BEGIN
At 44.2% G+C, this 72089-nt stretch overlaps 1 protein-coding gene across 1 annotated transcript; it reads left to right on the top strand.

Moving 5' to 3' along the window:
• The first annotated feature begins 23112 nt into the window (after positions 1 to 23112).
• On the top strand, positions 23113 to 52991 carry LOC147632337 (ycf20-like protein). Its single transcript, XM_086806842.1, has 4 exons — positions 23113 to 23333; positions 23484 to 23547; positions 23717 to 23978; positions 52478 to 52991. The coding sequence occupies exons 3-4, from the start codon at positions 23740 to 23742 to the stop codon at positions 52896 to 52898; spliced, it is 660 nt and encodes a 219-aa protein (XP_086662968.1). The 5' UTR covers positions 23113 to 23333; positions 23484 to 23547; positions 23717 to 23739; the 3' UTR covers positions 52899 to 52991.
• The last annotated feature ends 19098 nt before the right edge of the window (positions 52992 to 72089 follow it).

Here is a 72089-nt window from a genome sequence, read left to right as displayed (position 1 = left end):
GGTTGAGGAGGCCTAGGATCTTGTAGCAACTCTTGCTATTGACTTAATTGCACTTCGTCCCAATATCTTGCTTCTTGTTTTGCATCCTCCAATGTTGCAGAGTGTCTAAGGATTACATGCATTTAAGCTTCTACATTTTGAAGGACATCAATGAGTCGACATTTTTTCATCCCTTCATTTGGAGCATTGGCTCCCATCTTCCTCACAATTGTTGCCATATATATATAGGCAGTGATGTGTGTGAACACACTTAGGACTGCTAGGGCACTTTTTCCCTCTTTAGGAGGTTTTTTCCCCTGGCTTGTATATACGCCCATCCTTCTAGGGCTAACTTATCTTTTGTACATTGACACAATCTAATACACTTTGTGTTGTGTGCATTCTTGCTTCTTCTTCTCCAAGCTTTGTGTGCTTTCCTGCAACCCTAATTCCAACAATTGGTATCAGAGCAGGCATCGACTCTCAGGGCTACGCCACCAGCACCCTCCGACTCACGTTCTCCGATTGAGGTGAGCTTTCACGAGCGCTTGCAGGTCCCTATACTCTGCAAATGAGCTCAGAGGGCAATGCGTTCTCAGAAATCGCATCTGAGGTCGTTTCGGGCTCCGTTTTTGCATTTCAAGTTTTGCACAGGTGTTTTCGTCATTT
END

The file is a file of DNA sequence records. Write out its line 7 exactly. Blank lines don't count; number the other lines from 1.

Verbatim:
GGTTGAGGAGGCCTAGGATCTTGTAGCAACTCTTGCTATTGACTTAATTGCACTTCGTCCCAATATCTTGCTTCTTGTTTTGCATCCTCCAATGTTGCAGAGTGTCTAAGGATTACATGCATTTAAGCTTCTACATTTTGAAGGACATCAATGAGTCGACATTTTTTCATCCCTTCATTTGGAGCATTGGCTCCCATCTTCCTCACAATTGTTGCCATATATATATAGGCAGTGATGTGTGTGAACACACTTAGGACTGCTAGGGCACTTTTTCCCTCTTTAGGAGGTTTTTTCCCCTGGCTTGTATATACGCCCATCCTTCTAGGGCTAACTTATCTTTTGTACATTGACACAATCTAATACACTTTGTGTTGTGTGCATTCTTGCTTCTTCTTCTCCAAGCTTTGTGTGCTTTCCTGCAACCCTAATTCCAACAATTGGTATCAGAGCAGGCATCGACTCTCAGGGCTACGCCACCAGCACCCTCCGACTCACGTTCTCCGATTGAGGTGAGCTTTCACGAGCGCTTGCAGGTCCCTATACTCTGCAAATGAGCTCAGAGGGCAATGCGTTCTCAGAAATCGCATCTGAGGTCGTTTCGGGCTCCGTTTTTGCATTTCAAGTTTTGCACAGGTGTTTTCGTCATTT